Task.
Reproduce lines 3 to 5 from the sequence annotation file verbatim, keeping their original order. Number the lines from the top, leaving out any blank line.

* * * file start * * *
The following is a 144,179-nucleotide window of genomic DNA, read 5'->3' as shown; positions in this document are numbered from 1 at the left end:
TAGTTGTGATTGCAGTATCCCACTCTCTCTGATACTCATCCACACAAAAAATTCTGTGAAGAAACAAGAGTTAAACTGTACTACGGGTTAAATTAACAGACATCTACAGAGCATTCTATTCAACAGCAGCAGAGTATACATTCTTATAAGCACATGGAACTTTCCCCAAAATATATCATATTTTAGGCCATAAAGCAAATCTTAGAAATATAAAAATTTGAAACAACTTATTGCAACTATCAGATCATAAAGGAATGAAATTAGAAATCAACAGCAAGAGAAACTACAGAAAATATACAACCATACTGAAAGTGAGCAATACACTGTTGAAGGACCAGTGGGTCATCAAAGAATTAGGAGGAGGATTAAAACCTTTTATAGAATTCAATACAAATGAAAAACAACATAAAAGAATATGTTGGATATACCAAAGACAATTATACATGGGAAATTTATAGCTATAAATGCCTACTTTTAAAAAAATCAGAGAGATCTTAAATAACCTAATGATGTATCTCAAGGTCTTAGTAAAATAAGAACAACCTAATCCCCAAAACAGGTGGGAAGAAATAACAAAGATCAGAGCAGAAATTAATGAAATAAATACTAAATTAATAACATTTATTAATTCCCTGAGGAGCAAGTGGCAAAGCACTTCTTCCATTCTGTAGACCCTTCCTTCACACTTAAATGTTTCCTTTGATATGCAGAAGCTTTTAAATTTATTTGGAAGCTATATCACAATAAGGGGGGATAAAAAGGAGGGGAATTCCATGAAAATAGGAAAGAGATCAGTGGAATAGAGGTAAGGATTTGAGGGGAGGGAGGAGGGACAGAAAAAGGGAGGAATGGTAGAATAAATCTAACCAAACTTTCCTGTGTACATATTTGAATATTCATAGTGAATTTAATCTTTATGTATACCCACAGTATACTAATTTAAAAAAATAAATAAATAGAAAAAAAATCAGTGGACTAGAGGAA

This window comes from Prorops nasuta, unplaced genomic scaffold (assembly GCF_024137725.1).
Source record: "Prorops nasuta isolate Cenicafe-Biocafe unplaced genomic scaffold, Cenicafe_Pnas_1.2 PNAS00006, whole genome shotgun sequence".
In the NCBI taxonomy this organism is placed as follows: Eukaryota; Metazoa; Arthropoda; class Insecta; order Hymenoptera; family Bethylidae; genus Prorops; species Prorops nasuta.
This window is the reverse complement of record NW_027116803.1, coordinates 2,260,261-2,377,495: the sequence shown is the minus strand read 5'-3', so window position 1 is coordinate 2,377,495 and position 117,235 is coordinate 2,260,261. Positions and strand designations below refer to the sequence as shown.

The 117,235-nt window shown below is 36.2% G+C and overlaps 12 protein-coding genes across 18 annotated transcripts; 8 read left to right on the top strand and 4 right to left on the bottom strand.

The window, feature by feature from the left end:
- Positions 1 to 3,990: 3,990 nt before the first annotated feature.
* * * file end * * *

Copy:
This window comes from Prorops nasuta, unplaced genomic scaffold (assembly GCF_024137725.1).
Source record: "Prorops nasuta isolate Cenicafe-Biocafe unplaced genomic scaffold, Cenicafe_Pnas_1.2 PNAS00006, whole genome shotgun sequence".
In the NCBI taxonomy this organism is placed as follows: Eukaryota; Metazoa; Arthropoda; class Insecta; order Hymenoptera; family Bethylidae; genus Prorops; species Prorops nasuta.